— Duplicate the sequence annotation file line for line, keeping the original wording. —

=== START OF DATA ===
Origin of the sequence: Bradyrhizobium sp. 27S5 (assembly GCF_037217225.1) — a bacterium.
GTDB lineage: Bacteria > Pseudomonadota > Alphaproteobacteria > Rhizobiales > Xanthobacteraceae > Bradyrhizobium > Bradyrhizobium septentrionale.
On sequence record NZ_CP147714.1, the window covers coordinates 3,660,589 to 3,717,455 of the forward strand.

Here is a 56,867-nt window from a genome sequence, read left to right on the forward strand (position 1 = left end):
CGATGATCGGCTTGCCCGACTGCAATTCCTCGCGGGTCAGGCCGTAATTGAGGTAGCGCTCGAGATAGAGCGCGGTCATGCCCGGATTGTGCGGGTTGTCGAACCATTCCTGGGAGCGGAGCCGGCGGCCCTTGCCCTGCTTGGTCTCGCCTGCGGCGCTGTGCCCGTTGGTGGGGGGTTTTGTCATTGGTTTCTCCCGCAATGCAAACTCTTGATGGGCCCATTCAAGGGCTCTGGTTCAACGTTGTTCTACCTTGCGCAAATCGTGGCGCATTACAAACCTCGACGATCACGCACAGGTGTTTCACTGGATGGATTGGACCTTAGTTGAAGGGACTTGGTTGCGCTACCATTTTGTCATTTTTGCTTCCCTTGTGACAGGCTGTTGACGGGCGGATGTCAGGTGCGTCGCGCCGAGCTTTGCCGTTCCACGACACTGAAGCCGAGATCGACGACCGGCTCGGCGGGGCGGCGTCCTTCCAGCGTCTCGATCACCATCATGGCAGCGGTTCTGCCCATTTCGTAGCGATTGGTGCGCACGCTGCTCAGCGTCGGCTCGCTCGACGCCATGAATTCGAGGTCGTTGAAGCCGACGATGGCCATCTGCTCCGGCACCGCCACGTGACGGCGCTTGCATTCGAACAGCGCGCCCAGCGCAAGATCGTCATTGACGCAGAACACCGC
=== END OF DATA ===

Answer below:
Origin of the sequence: Bradyrhizobium sp. 27S5 (assembly GCF_037217225.1) — a bacterium.
GTDB lineage: Bacteria > Pseudomonadota > Alphaproteobacteria > Rhizobiales > Xanthobacteraceae > Bradyrhizobium > Bradyrhizobium septentrionale.
On sequence record NZ_CP147714.1, the window covers coordinates 3,660,589 to 3,717,455 of the forward strand.

Here is a 56,867-nt window from a genome sequence, read left to right on the forward strand (position 1 = left end):
CGATGATCGGCTTGCCCGACTGCAATTCCTCGCGGGTCAGGCCGTAATTGAGGTAGCGCTCGAGATAGAGCGCGGTCATGCCCGGATTGTGCGGGTTGTCGAACCATTCCTGGGAGCGGAGCCGGCGGCCCTTGCCCTGCTTGGTCTCGCCTGCGGCGCTGTGCCCGTTGGTGGGGGGTTTTGTCATTGGTTTCTCCCGCAATGCAAACTCTTGATGGGCCCATTCAAGGGCTCTGGTTCAACGTTGTTCTACCTTGCGCAAATCGTGGCGCATTACAAACCTCGACGATCACGCACAGGTGTTTCACTGGATGGATTGGACCTTAGTTGAAGGGACTTGGTTGCGCTACCATTTTGTCATTTTTGCTTCCCTTGTGACAGGCTGTTGACGGGCGGATGTCAGGTGCGTCGCGCCGAGCTTTGCCGTTCCACGACACTGAAGCCGAGATCGACGACCGGCTCGGCGGGGCGGCGTCCTTCCAGCGTCTCGATCACCATCATGGCAGCGGTTCTGCCCATTTCGTAGCGATTGGTGCGCACGCTGCTCAGCGTCGGCTCGCTCGACGCCATGAATTCGAGGTCGTTGAAGCCGACGATGGCCATCTGCTCCGGCACCGCCACGTGACGGCGCTTGCATTCGAACAGCGCGCCCAGCGCAAGATCGTCATTGACGCAGAACACCGC